Byline: P. Vidyalakshmi, R. Gopalakrishnan, V. Ramasubramanian, K. Ghafur, P. Nambi, M. Thirunarayana
Progress in medical technology and the intensive use of broad spectrum antibiotics have been responsible for the emergence of Enterococci as important nosocomial pathogens. Although the frequency of isolation of Vancomycin-Resistant Enterococci (VRE) is currently not very high in India, [sup] this may just be the beginning of the problem, in contrast to the USA and Europe, where VRE appeared in the late 1980s.
Treatment options and effective antimicrobial agents for VRE are often limited and the possibility of the transfer of vancomycin-resistant genes to other Gram-positive microorganisms remains.
We attempted to analyze the clinical, microbiological, and epidemiological features of patients who were culture positive for VRE in a tertiary care hospital in Southern India.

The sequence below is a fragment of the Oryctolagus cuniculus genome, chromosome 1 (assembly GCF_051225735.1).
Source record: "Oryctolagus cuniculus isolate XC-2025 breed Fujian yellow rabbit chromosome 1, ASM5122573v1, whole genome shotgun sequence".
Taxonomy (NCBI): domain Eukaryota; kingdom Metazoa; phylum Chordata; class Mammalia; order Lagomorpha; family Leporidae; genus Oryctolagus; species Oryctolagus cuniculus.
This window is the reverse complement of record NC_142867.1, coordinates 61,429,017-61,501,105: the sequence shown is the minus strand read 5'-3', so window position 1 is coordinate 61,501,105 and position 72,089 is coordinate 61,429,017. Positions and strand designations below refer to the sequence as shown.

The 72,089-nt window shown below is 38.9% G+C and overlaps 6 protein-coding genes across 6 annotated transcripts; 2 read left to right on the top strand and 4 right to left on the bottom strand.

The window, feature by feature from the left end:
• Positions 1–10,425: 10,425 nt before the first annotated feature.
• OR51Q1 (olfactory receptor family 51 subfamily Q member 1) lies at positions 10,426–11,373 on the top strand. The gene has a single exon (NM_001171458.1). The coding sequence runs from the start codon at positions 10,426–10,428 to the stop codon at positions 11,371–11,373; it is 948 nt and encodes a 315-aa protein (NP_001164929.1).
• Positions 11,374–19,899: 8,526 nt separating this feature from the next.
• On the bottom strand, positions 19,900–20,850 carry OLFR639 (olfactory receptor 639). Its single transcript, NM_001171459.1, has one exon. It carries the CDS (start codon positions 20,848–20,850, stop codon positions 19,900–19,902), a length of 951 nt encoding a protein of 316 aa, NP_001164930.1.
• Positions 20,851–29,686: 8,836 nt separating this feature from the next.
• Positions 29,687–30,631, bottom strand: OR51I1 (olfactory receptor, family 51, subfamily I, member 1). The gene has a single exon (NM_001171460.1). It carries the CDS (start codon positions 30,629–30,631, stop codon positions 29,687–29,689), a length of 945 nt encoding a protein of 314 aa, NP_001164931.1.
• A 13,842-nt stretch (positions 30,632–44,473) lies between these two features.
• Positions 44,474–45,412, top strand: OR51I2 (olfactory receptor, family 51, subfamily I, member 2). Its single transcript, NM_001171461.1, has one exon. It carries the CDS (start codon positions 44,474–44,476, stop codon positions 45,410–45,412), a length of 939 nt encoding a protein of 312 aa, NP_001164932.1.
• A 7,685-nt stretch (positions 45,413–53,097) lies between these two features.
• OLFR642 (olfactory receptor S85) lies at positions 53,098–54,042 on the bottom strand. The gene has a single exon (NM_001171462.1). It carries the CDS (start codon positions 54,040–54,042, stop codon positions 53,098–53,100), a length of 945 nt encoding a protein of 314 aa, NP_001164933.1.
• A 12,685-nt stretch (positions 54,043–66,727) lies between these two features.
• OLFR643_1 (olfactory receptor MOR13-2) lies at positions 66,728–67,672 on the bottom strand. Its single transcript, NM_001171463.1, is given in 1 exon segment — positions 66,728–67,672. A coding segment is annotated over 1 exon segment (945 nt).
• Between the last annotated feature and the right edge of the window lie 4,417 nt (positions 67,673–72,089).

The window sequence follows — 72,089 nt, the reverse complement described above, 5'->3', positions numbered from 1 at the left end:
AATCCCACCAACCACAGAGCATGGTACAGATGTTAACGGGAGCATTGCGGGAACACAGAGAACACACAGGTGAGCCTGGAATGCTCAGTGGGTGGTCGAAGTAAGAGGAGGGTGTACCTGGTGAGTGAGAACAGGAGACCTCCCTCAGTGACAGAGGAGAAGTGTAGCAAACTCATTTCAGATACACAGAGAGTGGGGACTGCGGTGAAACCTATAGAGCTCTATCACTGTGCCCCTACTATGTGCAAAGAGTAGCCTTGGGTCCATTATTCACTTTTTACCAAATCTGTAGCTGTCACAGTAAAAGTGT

The study was performed at a 600-bed tertiary care hospital, which also conducted kidney and liver transplants. The medical records of 18 patients with a positive culture for VRE were reviewed. A microbiological data analysis was done, which included minimum inhibitory concentration (MIC) to various drugs. The MIC was estimated using the E test. MICs were interpreted based on the latest Clinical and Laboratory Standards Institute (CLSI) guidelines. [sup]
In North America and Europe, VRE now accounts for about 30% of the Enterococcal infections, with most VRE isolates being E. faecium (>90%). [sup] In our study VRE was isolated in 18 [4%] out of 450 isolates of Enterococci , all isolates being E. faecium, similar to a study from North India which also had the same species...